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Next Issue Peter Scupham at 85: a celebration Contributions by Anne Stevenson, Robert Wells, Peter Davidson, Lawrence Sail

This poem is taken from PN Review 36, Volume 10 Number 4, March - April 1984.

The Skip James Fenton
I took my life and threw it on the skip,
Reckoning the next-door neighbours wouldn't mind
If my life hitched a lift to the council tip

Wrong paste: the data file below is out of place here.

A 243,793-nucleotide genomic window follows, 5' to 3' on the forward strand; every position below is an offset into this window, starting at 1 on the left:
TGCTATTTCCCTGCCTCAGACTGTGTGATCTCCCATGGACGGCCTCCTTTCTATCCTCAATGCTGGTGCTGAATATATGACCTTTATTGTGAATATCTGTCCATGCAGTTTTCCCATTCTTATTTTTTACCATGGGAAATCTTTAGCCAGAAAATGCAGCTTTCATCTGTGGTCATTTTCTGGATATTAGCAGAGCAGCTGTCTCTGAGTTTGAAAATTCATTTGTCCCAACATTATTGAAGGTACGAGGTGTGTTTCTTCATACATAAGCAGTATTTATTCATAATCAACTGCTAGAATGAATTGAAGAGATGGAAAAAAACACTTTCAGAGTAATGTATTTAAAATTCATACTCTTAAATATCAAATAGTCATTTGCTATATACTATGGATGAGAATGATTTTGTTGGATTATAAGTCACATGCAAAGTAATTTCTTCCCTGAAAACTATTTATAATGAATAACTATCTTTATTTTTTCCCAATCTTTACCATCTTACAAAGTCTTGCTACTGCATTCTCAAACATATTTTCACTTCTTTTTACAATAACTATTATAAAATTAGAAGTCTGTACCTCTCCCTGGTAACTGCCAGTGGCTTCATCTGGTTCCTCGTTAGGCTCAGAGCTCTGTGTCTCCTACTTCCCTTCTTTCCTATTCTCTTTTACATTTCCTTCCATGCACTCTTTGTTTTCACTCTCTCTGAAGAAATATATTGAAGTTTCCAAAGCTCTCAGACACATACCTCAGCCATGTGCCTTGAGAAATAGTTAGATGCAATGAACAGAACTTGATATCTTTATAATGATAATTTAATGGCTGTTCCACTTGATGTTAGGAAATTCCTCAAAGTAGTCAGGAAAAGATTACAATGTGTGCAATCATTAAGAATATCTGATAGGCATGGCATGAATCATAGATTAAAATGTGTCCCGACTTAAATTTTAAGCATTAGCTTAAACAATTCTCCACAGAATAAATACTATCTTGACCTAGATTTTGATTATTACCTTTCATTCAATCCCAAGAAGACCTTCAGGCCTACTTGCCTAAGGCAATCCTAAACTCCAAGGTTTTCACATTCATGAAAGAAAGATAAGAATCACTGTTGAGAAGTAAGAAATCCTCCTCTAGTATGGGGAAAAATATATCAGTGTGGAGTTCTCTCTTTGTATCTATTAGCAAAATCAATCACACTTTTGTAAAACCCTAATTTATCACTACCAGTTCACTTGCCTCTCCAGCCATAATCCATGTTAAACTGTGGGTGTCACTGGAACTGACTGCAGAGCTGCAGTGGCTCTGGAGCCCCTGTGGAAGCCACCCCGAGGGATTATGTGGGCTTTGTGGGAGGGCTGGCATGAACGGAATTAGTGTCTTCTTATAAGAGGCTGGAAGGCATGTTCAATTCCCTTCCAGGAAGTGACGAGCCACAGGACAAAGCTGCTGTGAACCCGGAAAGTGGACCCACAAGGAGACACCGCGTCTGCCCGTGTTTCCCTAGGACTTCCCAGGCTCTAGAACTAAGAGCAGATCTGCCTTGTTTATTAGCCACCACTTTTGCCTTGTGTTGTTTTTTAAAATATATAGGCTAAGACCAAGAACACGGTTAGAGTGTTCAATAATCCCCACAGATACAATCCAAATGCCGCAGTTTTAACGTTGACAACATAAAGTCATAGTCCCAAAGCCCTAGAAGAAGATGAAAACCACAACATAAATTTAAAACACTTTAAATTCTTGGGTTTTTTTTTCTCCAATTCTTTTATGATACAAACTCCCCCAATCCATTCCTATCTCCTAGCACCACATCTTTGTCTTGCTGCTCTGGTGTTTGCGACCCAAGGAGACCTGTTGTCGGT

With their dry rot and rubble. What you find

With skips is - the whole community joins in.
Old mattresses appear, doors kind of drift
Along with all that won't fit in the bin
And what the bin-men can't be fished to shift.

I threw away my life, and there it lay
And grew quite sodden. 'What a dreadful shame,'
Clucked some old bag and sucked her teeth: 'The way
The young these days ... no values . . . me, I blame . . .'

But I blamed no one. Quality control
Had loused it up, and that was that. 'Nough said.
I couldn't stick at home. I took a stroll
And passed the skip, and left my life for dead.
...


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